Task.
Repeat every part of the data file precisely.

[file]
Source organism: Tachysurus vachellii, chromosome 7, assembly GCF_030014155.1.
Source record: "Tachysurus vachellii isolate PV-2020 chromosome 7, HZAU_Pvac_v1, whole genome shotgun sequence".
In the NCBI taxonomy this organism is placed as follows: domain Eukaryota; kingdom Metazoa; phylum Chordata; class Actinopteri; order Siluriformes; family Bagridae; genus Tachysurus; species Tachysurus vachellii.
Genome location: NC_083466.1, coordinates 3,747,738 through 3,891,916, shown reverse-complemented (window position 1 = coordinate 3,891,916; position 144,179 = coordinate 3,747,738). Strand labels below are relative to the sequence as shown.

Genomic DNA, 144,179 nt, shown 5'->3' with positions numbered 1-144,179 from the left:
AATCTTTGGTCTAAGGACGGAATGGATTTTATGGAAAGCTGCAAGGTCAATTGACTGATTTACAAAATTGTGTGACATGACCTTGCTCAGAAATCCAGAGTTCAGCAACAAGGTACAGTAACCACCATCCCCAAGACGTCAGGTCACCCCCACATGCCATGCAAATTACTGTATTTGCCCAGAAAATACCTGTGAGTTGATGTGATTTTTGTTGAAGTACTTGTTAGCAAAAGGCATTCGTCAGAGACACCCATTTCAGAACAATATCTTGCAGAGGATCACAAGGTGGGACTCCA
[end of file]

Source organism: Tachysurus vachellii, chromosome 7, assembly GCF_030014155.1.
Source record: "Tachysurus vachellii isolate PV-2020 chromosome 7, HZAU_Pvac_v1, whole genome shotgun sequence".
In the NCBI taxonomy this organism is placed as follows: domain Eukaryota; kingdom Metazoa; phylum Chordata; class Actinopteri; order Siluriformes; family Bagridae; genus Tachysurus; species Tachysurus vachellii.
Genome location: NC_083466.1, coordinates 3,747,738 through 3,891,916, shown reverse-complemented (window position 1 = coordinate 3,891,916; position 144,179 = coordinate 3,747,738). Strand labels below are relative to the sequence as shown.

Genomic DNA, 144,179 nt, shown 5'->3' with positions numbered 1-144,179 from the left:
AATCTTTGGTCTAAGGACGGAATGGATTTTATGGAAAGCTGCAAGGTCAATTGACTGATTTACAAAATTGTGTGACATGACCTTGCTCAGAAATCCAGAGTTCAGCAACAAGGTACAGTAACCACCATCCCCAAGACGTCAGGTCACCCCCACATGCCATGCAAATTACTGTATTTGCCCAGAAAATACCTGTGAGTTGATGTGATTTTTGTTGAAGTACTTGTTAGCAAAAGGCATTCGTCAGAGACACCCATTTCAGAACAATATCTTGCAGAGGATCACAAGGTGGGACTCCA